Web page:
The Courier News from Blytheville, Arkansas on April 6, 1956 · Page 12
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The Courier News from Blytheville, Arkansas · Page 12

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Blytheville, Arkansas
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Friday, April 6, 1956
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Page 12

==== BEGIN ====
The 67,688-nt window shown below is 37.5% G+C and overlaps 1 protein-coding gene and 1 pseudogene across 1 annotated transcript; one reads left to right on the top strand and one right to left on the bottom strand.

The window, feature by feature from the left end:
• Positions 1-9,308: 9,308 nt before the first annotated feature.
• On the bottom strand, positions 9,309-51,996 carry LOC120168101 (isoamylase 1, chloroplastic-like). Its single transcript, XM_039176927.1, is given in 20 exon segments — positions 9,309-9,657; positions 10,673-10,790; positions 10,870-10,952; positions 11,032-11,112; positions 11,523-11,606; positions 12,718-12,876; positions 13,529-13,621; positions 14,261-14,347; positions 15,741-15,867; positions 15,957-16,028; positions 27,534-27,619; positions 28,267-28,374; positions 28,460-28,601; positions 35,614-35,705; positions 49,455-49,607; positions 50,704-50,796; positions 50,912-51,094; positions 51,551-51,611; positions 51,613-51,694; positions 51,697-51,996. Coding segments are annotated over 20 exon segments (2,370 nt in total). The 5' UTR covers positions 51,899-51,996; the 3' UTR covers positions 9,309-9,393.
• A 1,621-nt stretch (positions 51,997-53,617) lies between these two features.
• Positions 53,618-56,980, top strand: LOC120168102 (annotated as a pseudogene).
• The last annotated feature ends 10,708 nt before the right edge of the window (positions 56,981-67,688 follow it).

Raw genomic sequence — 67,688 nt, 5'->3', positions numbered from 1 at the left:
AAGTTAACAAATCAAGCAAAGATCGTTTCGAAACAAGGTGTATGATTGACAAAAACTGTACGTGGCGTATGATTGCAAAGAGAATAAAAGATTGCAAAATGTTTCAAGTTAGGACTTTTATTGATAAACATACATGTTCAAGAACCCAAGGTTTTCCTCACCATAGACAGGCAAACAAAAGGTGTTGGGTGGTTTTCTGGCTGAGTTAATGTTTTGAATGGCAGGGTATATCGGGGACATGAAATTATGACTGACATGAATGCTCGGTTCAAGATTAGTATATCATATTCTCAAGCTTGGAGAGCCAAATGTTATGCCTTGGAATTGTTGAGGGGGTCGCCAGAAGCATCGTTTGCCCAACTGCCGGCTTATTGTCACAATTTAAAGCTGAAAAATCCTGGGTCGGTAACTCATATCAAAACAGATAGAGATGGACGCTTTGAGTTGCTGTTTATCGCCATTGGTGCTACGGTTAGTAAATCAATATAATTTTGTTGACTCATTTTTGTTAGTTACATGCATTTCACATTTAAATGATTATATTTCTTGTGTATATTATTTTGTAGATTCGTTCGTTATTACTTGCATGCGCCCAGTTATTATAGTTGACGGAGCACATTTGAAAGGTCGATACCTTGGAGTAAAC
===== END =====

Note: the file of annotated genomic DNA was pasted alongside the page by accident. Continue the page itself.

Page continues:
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TWKLT1 BLYTHEVILLB (ARK.) COURrER NEWI FRIDAY, APRIL *, 19M Harriman on Hand At Cooperstown's 'Day of Big Sap' COOPERSTOWN, N. Y. (AP) — Today was the day of the big sap, the big drop, or the bto sugar-off or whatever you will in the way of maple-syrup puns. Gov 4verell Harriman, New York Democrat, Gov. Joseph B. Johnson, Vermont Republican and by proxy seven other states and Canada opened the door to such levity by partic- ipatog in a contest over the best mapl^syrup. ^ ^ Festival in Cooperstown was one of the gooiest since the white man captured the tree of glory from tlie Indians. Almost the only thing that didn' have syrup in it today in this his torlc village was the pen Harri man had for signing a bill to make the maple tree New York's officia' tree. Commodity And Stock Markets- Ntw York Cotton Mar 3245 3252 3245 3247 May 3569 3571 3563 3565 July 3357 3360 3343 3343 Oct 3247 3259 3245 3249 New Orleans Cotton Mar 3247 3246 3246 3248 M*y ... 3565 3569 3565 3569 July 3353 3360 3343 3343 Oct 3243 3258 3243 3249 Dee 3250 3267 3250 3255 Chkago Wheat May .... 234% 235% 23314 236'.4 July .... 215% 216 213% 215% Chkago Corn , May.... 145% 146% 14514 146'/ 4 July .... 149% 150'A 149 150 Sep .... 150% 151 149y a 150 3 /4 Chkago Soybeans May .... 279% 2821/4 2W/o 281V4 July .... 283 285% 281% 285 Sep .... 258 26iy 2 258 260?i New York Stocks A T and T 182 3-4 Anaconda Copper 79 3-4 Beth Sleel 164 3-4 Chrysler 74 5-8 Coca-Cola 125 1-4 Gen Electric :'. 62 1-4 Gen Motors 45 Montgomery Ward 03 1-4 N Y Central 43 1-8 Int Harvester 355-8 Republic Steel 481-2 Radio 47 1-8 Socony Vacuum 78 Standard of N J 02 Sears ..: 33 5-8 Texas Corp 132 •U S Steel 60 Livestock NATIONAL STOCKYARDS, 111., IjB—USDA—Hogs 11,000: steady to higher; bulk mixed U. S. Nos. 1, 2 and 3, 180-240 Ib. 15.25-50 : moderate numbers mostly Nos. 1 and 2 around 190-230 Ib 15.60-75;, few 15.85 and about 150 head mostly No. 1 around 200-220 Ib 18,00; mixed grade 250-300 Ib 14.50-15.25; few 15.35; 140-170 Ib 13.50-14.75; few 110-130 Ib. 2.00-13.25; sows 400 Ib down 13.00-50; heavier sows 11,75-2.75; boars 7.50-9.00. Cattle calves 400; near steady; small lots commercial and good 15.50-lc90; little of value to go above 18.00; light weight utility and low commercial kinds 13.0015.00; cows utility and commercial cows 12.00-13.00; canners and cutters 9.50-12.00; bulls commercial 15.00; good yearling bulls to 16.00; canner and cutter bulls 10.00-12.50; vealers choice largely 20.00-23.00 with individual head high choice to prime 24.0^-25.00; good and choice 16.00-20.00 with cull and commercial 10.00-15.00; good 300-350 Ib slaughter calves 16.00. Store Sales Are Up ST. LOUIS W—Department store sales in the Eighth Federal Reserve District last week rose an average 5 per cent over sales of the same week last year. The St. Louis Federal Reserve Bank reported today. The top increase \vas 16 per cent at Little Rock. Sales went up 15 per cent at Memphis, 7 per cent in Louisville and just 1 per cent in the St. Louis area. It'* Official And nothing could stop him from signing that bill — which touched off the sweet-toothed controversy. He and New York's GOP-controlled Legislature agreed that New Yor)c should adopt officially the tree that the school children of the state took to their heart: back in 1889. Vermont, which had adopted the maple officially In 1949, quickly took offense and other states and Canada joined the run. Fate played a trick on the festival. The weather in the Northeast this year hasn't been maple weather. But the entrants figured the quality of their syrup had not suffered along with quantity. Others In Event In addition to New York and Vermont, the contetants were Massachusetts, Maine, . Pennsylvania, Ohio, Michigan, Wisconsin. Minnesota and the Province of Quebec. Harriman will announce the winner tonight and present a governor's cup — filled 'with syrup, no doubt. The judges were five sweet, newspaper food editors becoming sweeter all the time. They had to do some tasting on a train from New York City before arriving here. Then came this menu, drawn from more than 500 submitted to the state Commerce Department as the most unusual recipes using maple products: Ufh! Ribs, maple barbecued; skillet chicken, sweet and sour; maple corn 1 scalloped sweet potatoes and rjineapples in syrup; french dressing with mnple syrup; manle charlotte russe, and maple fluff. Ugh, Is rightl The food editors were Isabel McGovern. Mary Hornaday. Margaret PcttJgre, Alice Peterson and Ida Bailey Allen. U.S. Harrison Girls Depart For NFA Meeting Sixty, giri students from Harrison High School home economics department traveled by bus today to Little Rock to attend a State New Homemakers of America conference in Robinson auditorium. Jimmie Louise Hughes, one of the students, was elected national president' of the homemakers last year. She will be featured speaker at the Saturday morning session. Her special guests at the meeting will be all Harrison graduates who now attend college in Little Rock. The local girls are due to return to Blytheville tomorrow night. Two busses were required to take the students. MISSION {Continued from Page 1) preaching, and rescue mission activities has tjeen financed by himself. Others became Interested and incorporated the mission in order to set up funds for the religious work. Douglas said the mission will be kept active in its present location until new quarters on East Main are ready. The corporation is seeking volunteer member-contributors. Directors hope to establish a $7,500 budget beginning July 1. Persons Interested in the mission work may aid by contacting any of the officers or directors, Douglas said. creates, simple a rithmetic shows the need has no chance to be met." Obituary Annabel Fill's Brother Dies Word has been received here of the death of Harry C. Bryant, brother of County Health Nurse Annabel PHI of Blythevllle. Mr. Bryant died suddenly of a heart attack in North Little Rock, where he made his home. Services are to be conducted tomorrow at 11 a.m. at Owens Funeral Home in North Little Rock. He leaves, in addition . to Mrs. Fill, his wife, mother, two sisters, and three brothers. H. E. Davis Services Held Services were conducted yesterday in Hoxie, for Homer E.'Davis. 59, who died Wednesday at Blytheville Hospital. Mr. Davis, brother of Mrs. Clyda Halbrooks of Blytheville, lived in Hoxie for 19 years and operated the H. E. Davis and Son Grocery. He was born in Imboden. Survivors Include his wife, Mrs. Allie Nunnally Davis; a son, Jeff Davis of Hoxie; five brothers, O. L Davis of Chaffee, Mo., Ernest of Richmond, Va., Rube and Orville of Hoxie, and Lester of Tuckerman; Four sisters, Mrs .Clara Collins of Trumann, Mrs. Mable James of Jonesboro. Mrs. Cleda Turley of Watsonville, Calif., and Mrs. Halbrooks. Brayn Funeral Home of Hoxie was in charge. John Mitchell Rites Are Held Services for , John W. Mitchell, 76, who died Wednesday at Dyess, were held today at Dyess Baptist church. Burial was in Lepanto Cemetary. Surviving the Manila resident are a, son, Elmer Mitchell; two daughters, Mrs. Hazel Stevens and Mrs. Beulah Holford; a brother, Ed Mitchell; one sister, Mrs. Cora Gaines. 20 grandchildren and 15 great grand grandchildren. Howard Funeral Service was in charge of arrangements. . J. L. McCormick Services Sunday Sunday services have been announced for James Lafayette McCormick, long-time Manila resident who died Thursday at the age of 82. Pastor Richard Vestal will conduct rites at 2:30 p.m. at Manila Baptist Church. Burial will be in Man Convicted On Lone Count Norman Eugene Byrd was found guilty of receiving stolen property by a Circuit Court jury yesterday but it recommended he be given i one-year suspended sentence. Two juveniles in the case admitt ed they broke a plate glass window in Thompson's Jewelry March 10 and stole several watches and cig arette lighters. One said he sold i watch to Byrd. The jury found him not guilty 01 two other charges of being an ac cessory before and after the bur gkiry. The juveniles pleaded p.uilty be fore Byrd's trail. They and Byri will be sentenced on the last day of the current court session. Today, Haywood Mixon was trial for robbery. According to the information, Mixon as a cab driver last Jun< 30. picked up Wert Alken at th( Glencoe Hotel. Mixon and a com panion. Jay D. Burris, beat Aikei over the head and robbed him o $1,000 in cash, according to th« charges. Burris related the story on the stand today. He is an inmate oJ Michigan State Penitentiary on another conviction. (Continued from Page 1) limited time." Religious Training The first problem, it said, arises from modern schools' aim to foster moral, ethical and spiritual values, which "invariably involves widely different convictions." The repot said "judicial decisions on church-state relations have clarified only small parts of the whole question" and called for continued study. '"Die second difficult question." it continued, ' 'concerns the issue of segregation...this too is an area of conflicting opinions not entirely resolved by Supreme Court action." The committee said it agreed "that the intent of the majority of the American people is to abolish racial segregation ns soon as possible." As for school building needs the committee wrote: ''There is a great deal of conflicting information on the si?,e of the nation's clr.ssroom shortage... one common factor runs through all of ii: (he shortage is immense." No Chance The committee put the building problem this way: "If the expected enrollment of 1959-60 were enrolled now, the need would be for 375.000 classrooms... "The present construction rate is about 60,000 classrooms* pel year. If this rate continues or He HIS COURTS WITH PRAISE Your Family Will Find Strtnytfc For DaHy Living in Thtw Wontiip StrvicM DRAW NEAR TO GOD ZEM HEAR Dr. H. Jack Flanders Doily 7:30 a.m. and 7:30 p.m. April 1 thru 8 at— FIRST BAPTIST CHURCH (NURSERY OPEN EACH EVENING) The following was incorrectly listed in yesterday's Kroger ad — it should have read— GAINES DOG MEAL 5 B« 74c KROGER why SWOON in June?.. And why lose sales every summer? G-E Air Conditioning pnys for Itself in Increased business! • Quick and taiy in it allot! on. • G.E.'t unique oll-in-ona refrigeration lystem teals in lavingi. • Fivt-ywr G-E PJui-Valuo Pro* Uction Plan. • Tarmi to lulf yaur budgot. Phoni for FREE SURVEY. GENERAL Packaged— AIR CONDITIONING ELECTRIC Bill's Refrigeration Service 2337 Birch St. Phone PO 3-6986 Storm Cost: $25 Million NEW YORK at — The National Board of Fire Underwriters has estimated that.the tornadoes which battered the Midwest this week will result in insurance claims of about 25 million dollars. Manila Cemetery with a Masonic graveside service. Surviving are two sons, Amos E. McCormick and Orville E. McCor- ck; five daughters, Clola McCormick, Ruth McCormick, Mrs. Blanche Shaffner, Mrs. Esther Cassidy and Mrs. Georgie Metzger; 22 grandchildren and seven great grandchildren. Howard Funeral Service made the arrangements. SO POTENT 35-year-old laboratory. Fivt timei 21 poient as ordi- cream. Only 7 df op* tbity needed. HORMONE SERUM Look Younger- Feel Youngerl Fod« Away WrmJc/w, Crow's Fiat Amazing new HORMONEX BEAUTY SERUM is so poicnr. 7 drops daily fades wrinkles and crow's fe«. When smoothed on ikin, supplies maximum daily allotment of female hormones-hormone* nccctiary to youthfulnes! of practically all femile organs. Heavy uiih Unolin and Sesame for fastest pt-nctration. Skin feeh sofi«. smoother, fresher almost insuntly. Acts so quickly because it's 5 time! »s powerful as standard hormone cfram— 50,000 I.U. per ounce. It's economical. tOO-COSIS IcSI than 4(! * day. 100 DAY SUPPLY U»e it at night, before retiring—look for sriming results in the morning, or—try ic is a daytime make-up base, it's fragrant and grcaseless. too: So, lot a fresher, btifihter, younger-look ing complexion RM a bottle of MORMON JiX HEAUTV SERUM today. Only J3.10 plus tax. On sale »t Toiletry Counters, Depart- nicm Stoics ind Drug Stores, everywhere. Hi-Way Drug Main at Division Phon 2-2019 • We'll pick up prescriptions at your home or office, compound them and deliver the medicines—at no extra charge. Make a note lo call us next time! Woods Drug Store Phone POplar 3-4507 Centrally Located For Easy Shopping •Jjortn l\evta C oty ^^^Hl^^^^ aLenef HI-WAY DRUG We Give Top Value Stamp* ProMl n«H«r, Ret. PhurinKcbt * Mrr Char-In Rrocdon, owner Mail at Diviaion Phom 2-201* LOOK All DeKalb Seed | Corn—White or Yellow, while it lasts IftSO w Per Bu. Get your seed corn now while I our stock Is complete and remember more farmers plant DcKatb than any other Hybrid seed corn. Your DeKalb Dealer HARDY SALES & SERVICE 705 Clear Lake Art. Hlythcvllle — Phone 3-6978 U.N. (Continued from Page W Tailed, but reliable reports from 3aza said the exchange was not serious and there'were no casualties. "Juit DefufMi" "We cannot understand why the Israelis want to shell the Gaza Strip," an Egyptian official was quoted. "It is not a strongly 'ortified area. There is almost nothing there except 200,000 refugees." He said today's firing "appears to have been a local operation involving no crossing of frontiers, )ut the facts still are not completely known." Burns had set last midnight as he deadline for compliance with ils cease-fire request. But an Israeli spokesman said his morning an Egyptian position, n the Oaza Strip opened up withj leavy machinegun fire at an Israeli unit and that the fire was •eturned. ATTACK (Continued from Page » convictions on two besetting plagues of our time—communism and labor racketeering." The awards for Information leading to the arrest and conviction of the acid thrower included these: t $10,000 reward by the Hall Syndicate and Daily Mirror; $1,000 each by the Newspaper Guild of New York, of which Riesel is a member, the Overseas Press Club and the Press Photographers Assn. of New York;, and $500 each by the New York Newspaper Reporters Assn., the Society of Si- lurians, made up of veterans of 25 years or more of New York City news work, and a Dallas, Tex., man who refused to allow his name to be published. BENSON (Continued from Ttft » price supports." Patton said the "Nation*! Ftrnv- ers Union has never stood lor »n 'economy of scarcity' which is what the sliding: scale means when you boil it down. The delegat»i to our national convention! hive always called for 100 per cent of parity 1 n c o m e...the secretary doesn't have the facts on his side." FABULON fpbuJqus floor fin MISSISSIPPI COUNT! LUMBER CO. 1801 W. M»in ">• 3-I1J1 Autry Is Jittery LOS ANOELES (Pi — Gene Autry s in a hypertonic or jittery condi- ion that doesn't permit his appear- nce in court as a witness, his physician told a judge yesterday. The court continued until April 13 he case of Autry's musical direc- or, Carl Cotner, 39, who is being sued for divorce. Attorneys for Mrs. Georgia Cotner, 38, want to question Autry about Cotner's salary. lead Courier News Classified Ads. FOR SALE To settle estate of Mrs. Olive Ross Heaton, her home at 205 East Kentucky Avenue must b« sold. This can be done at private sale. House has six rooms and bath, full lot, garage, and nicely landscaped. See J, L. Guard, Executor. Phone 2-2912. % Guards Jewelry Store. Florsheim Sets The Style Standard Silk brings a new air of distinction to silk shoes, available now in a wide vari- men's shoes— and already has achieved ety of colors and styles. You'll find an popularity among well-dressed men excellent selection of all-o\er silk sti les everywhere. Only the finest of liixuri- as well as silk-and-ca)/skin comljina- ous Italian Silk is used in Florsheim tions We Welcome Credit Accounts 30-60-90 Day Terms 111 MAIN ItKIII The Only Exclusive Men's Store In Mississippi County